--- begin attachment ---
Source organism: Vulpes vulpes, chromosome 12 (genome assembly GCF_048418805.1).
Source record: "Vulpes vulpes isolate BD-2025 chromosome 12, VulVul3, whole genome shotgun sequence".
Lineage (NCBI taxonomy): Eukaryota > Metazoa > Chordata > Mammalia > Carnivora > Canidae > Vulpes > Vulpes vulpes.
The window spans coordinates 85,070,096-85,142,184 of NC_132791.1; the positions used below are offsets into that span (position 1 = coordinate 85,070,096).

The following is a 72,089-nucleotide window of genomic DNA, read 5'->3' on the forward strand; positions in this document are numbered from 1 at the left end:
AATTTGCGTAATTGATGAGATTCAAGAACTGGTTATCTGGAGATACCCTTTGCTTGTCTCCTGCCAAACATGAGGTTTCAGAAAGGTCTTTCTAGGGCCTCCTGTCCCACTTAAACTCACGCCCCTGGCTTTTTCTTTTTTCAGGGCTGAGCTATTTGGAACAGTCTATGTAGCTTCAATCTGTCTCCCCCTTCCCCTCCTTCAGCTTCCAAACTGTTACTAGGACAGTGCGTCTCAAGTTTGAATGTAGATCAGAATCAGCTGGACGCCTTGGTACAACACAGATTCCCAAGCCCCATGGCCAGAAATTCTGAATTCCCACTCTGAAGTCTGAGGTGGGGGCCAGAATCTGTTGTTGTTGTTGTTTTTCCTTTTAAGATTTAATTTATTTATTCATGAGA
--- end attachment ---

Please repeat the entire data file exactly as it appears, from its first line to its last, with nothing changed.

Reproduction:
Source organism: Vulpes vulpes, chromosome 12 (genome assembly GCF_048418805.1).
Source record: "Vulpes vulpes isolate BD-2025 chromosome 12, VulVul3, whole genome shotgun sequence".
Lineage (NCBI taxonomy): Eukaryota > Metazoa > Chordata > Mammalia > Carnivora > Canidae > Vulpes > Vulpes vulpes.
The window spans coordinates 85,070,096-85,142,184 of NC_132791.1; the positions used below are offsets into that span (position 1 = coordinate 85,070,096).

The following is a 72,089-nucleotide window of genomic DNA, read 5'->3' on the forward strand; positions in this document are numbered from 1 at the left end:
AATTTGCGTAATTGATGAGATTCAAGAACTGGTTATCTGGAGATACCCTTTGCTTGTCTCCTGCCAAACATGAGGTTTCAGAAAGGTCTTTCTAGGGCCTCCTGTCCCACTTAAACTCACGCCCCTGGCTTTTTCTTTTTTCAGGGCTGAGCTATTTGGAACAGTCTATGTAGCTTCAATCTGTCTCCCCCTTCCCCTCCTTCAGCTTCCAAACTGTTACTAGGACAGTGCGTCTCAAGTTTGAATGTAGATCAGAATCAGCTGGACGCCTTGGTACAACACAGATTCCCAAGCCCCATGGCCAGAAATTCTGAATTCCCACTCTGAAGTCTGAGGTGGGGGCCAGAATCTGTTGTTGTTGTTGTTTTTCCTTTTAAGATTTAATTTATTTATTCATGAGA